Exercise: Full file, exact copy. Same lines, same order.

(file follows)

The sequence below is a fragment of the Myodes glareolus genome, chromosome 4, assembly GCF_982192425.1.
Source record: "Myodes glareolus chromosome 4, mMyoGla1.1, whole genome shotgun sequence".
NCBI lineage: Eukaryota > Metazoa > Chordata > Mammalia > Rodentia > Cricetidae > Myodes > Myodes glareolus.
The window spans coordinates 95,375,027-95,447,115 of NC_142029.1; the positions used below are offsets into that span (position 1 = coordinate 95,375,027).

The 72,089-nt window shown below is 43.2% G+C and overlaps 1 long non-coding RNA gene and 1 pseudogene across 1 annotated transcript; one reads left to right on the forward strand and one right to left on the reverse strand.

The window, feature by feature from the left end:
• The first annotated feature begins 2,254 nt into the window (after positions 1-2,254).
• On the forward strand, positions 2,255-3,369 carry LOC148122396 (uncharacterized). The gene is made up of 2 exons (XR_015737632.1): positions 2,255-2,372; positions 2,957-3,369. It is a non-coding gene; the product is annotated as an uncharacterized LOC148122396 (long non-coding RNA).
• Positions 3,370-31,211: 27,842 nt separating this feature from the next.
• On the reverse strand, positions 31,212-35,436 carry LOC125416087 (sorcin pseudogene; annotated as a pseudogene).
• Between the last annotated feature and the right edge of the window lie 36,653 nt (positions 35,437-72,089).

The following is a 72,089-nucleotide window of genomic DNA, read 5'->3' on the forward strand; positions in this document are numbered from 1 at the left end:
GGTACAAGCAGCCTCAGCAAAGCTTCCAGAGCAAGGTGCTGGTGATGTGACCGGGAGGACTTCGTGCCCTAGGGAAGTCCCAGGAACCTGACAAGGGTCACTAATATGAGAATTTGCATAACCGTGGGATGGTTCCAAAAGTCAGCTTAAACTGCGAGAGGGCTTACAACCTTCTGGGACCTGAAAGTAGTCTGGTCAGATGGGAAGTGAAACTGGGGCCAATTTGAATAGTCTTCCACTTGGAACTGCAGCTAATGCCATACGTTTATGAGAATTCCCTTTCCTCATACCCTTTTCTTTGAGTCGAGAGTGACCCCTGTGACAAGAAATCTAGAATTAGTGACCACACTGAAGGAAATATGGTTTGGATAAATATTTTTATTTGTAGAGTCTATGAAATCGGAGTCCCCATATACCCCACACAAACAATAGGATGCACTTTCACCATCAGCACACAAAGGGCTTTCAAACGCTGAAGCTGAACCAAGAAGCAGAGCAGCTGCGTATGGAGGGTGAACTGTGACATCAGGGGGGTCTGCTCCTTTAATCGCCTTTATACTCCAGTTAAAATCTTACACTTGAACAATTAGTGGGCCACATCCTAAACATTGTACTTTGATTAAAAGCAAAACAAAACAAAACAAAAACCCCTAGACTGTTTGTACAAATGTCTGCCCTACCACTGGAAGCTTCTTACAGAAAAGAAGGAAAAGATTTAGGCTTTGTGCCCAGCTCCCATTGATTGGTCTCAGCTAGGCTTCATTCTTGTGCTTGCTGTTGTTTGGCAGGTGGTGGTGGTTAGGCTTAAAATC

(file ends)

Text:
The sequence below is a fragment of the Myodes glareolus genome, chromosome 4, assembly GCF_982192425.1.
Source record: "Myodes glareolus chromosome 4, mMyoGla1.1, whole genome shotgun sequence".
NCBI lineage: Eukaryota > Metazoa > Chordata > Mammalia > Rodentia > Cricetidae > Myodes > Myodes glareolus.
The window spans coordinates 95,375,027-95,447,115 of NC_142029.1; the positions used below are offsets into that span (position 1 = coordinate 95,375,027).

The 72,089-nt window shown below is 43.2% G+C and overlaps 1 long non-coding RNA gene and 1 pseudogene across 1 annotated transcript; one reads left to right on the forward strand and one right to left on the reverse strand.

The window, feature by feature from the left end:
• The first annotated feature begins 2,254 nt into the window (after positions 1-2,254).
• On the forward strand, positions 2,255-3,369 carry LOC148122396 (uncharacterized). The gene is made up of 2 exons (XR_015737632.1): positions 2,255-2,372; positions 2,957-3,369. It is a non-coding gene; the product is annotated as an uncharacterized LOC148122396 (long non-coding RNA).
• Positions 3,370-31,211: 27,842 nt separating this feature from the next.
• On the reverse strand, positions 31,212-35,436 carry LOC125416087 (sorcin pseudogene; annotated as a pseudogene).
• Between the last annotated feature and the right edge of the window lie 36,653 nt (positions 35,437-72,089).

The following is a 72,089-nucleotide window of genomic DNA, read 5'->3' on the forward strand; positions in this document are numbered from 1 at the left end:
GGTACAAGCAGCCTCAGCAAAGCTTCCAGAGCAAGGTGCTGGTGATGTGACCGGGAGGACTTCGTGCCCTAGGGAAGTCCCAGGAACCTGACAAGGGTCACTAATATGAGAATTTGCATAACCGTGGGATGGTTCCAAAAGTCAGCTTAAACTGCGAGAGGGCTTACAACCTTCTGGGACCTGAAAGTAGTCTGGTCAGATGGGAAGTGAAACTGGGGCCAATTTGAATAGTCTTCCACTTGGAACTGCAGCTAATGCCATACGTTTATGAGAATTCCCTTTCCTCATACCCTTTTCTTTGAGTCGAGAGTGACCCCTGTGACAAGAAATCTAGAATTAGTGACCACACTGAAGGAAATATGGTTTGGATAAATATTTTTATTTGTAGAGTCTATGAAATCGGAGTCCCCATATACCCCACACAAACAATAGGATGCACTTTCACCATCAGCACACAAAGGGCTTTCAAACGCTGAAGCTGAACCAAGAAGCAGAGCAGCTGCGTATGGAGGGTGAACTGTGACATCAGGGGGGTCTGCTCCTTTAATCGCCTTTATACTCCAGTTAAAATCTTACACTTGAACAATTAGTGGGCCACATCCTAAACATTGTACTTTGATTAAAAGCAAAACAAAACAAAACAAAAACCCCTAGACTGTTTGTACAAATGTCTGCCCTACCACTGGAAGCTTCTTACAGAAAAGAAGGAAAAGATTTAGGCTTTGTGCCCAGCTCCCATTGATTGGTCTCAGCTAGGCTTCATTCTTGTGCTTGCTGTTGTTTGGCAGGTGGTGGTGGTTAGGCTTAAAATC